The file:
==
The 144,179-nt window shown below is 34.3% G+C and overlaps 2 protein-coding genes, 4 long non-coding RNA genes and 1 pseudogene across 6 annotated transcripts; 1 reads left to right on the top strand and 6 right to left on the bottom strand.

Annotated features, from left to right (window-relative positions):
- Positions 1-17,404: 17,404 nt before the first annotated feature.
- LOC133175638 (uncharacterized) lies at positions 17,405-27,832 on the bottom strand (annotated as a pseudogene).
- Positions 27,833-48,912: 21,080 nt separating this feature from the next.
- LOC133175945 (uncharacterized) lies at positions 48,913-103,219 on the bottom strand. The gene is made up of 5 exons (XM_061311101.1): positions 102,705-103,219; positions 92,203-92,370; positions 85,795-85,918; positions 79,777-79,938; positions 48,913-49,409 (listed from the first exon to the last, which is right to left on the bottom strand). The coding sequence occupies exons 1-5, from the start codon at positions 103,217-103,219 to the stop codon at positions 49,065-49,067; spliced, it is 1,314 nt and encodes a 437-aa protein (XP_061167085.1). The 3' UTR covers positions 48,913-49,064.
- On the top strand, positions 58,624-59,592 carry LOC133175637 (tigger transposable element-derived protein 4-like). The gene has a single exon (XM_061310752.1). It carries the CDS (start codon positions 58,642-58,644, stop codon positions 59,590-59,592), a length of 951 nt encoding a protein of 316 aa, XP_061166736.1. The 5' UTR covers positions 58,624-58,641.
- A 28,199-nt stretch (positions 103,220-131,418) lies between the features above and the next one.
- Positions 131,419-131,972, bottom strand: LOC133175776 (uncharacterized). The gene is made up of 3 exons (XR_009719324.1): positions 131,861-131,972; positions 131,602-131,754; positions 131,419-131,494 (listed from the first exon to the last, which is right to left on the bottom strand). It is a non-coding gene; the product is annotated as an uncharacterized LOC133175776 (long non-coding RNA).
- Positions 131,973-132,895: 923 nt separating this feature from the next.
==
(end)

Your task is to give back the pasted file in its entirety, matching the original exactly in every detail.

The 144,179-nt window shown below is 34.3% G+C and overlaps 2 protein-coding genes, 4 long non-coding RNA genes and 1 pseudogene across 6 annotated transcripts; 1 reads left to right on the top strand and 6 right to left on the bottom strand.

Annotated features, from left to right (window-relative positions):
- Positions 1-17,404: 17,404 nt before the first annotated feature.
- LOC133175638 (uncharacterized) lies at positions 17,405-27,832 on the bottom strand (annotated as a pseudogene).
- Positions 27,833-48,912: 21,080 nt separating this feature from the next.
- LOC133175945 (uncharacterized) lies at positions 48,913-103,219 on the bottom strand. The gene is made up of 5 exons (XM_061311101.1): positions 102,705-103,219; positions 92,203-92,370; positions 85,795-85,918; positions 79,777-79,938; positions 48,913-49,409 (listed from the first exon to the last, which is right to left on the bottom strand). The coding sequence occupies exons 1-5, from the start codon at positions 103,217-103,219 to the stop codon at positions 49,065-49,067; spliced, it is 1,314 nt and encodes a 437-aa protein (XP_061167085.1). The 3' UTR covers positions 48,913-49,064.
- On the top strand, positions 58,624-59,592 carry LOC133175637 (tigger transposable element-derived protein 4-like). The gene has a single exon (XM_061310752.1). It carries the CDS (start codon positions 58,642-58,644, stop codon positions 59,590-59,592), a length of 951 nt encoding a protein of 316 aa, XP_061166736.1. The 5' UTR covers positions 58,624-58,641.
- A 28,199-nt stretch (positions 103,220-131,418) lies between the features above and the next one.
- Positions 131,419-131,972, bottom strand: LOC133175776 (uncharacterized). The gene is made up of 3 exons (XR_009719324.1): positions 131,861-131,972; positions 131,602-131,754; positions 131,419-131,494 (listed from the first exon to the last, which is right to left on the bottom strand). It is a non-coding gene; the product is annotated as an uncharacterized LOC133175776 (long non-coding RNA).
- Positions 131,973-132,895: 923 nt separating this feature from the next.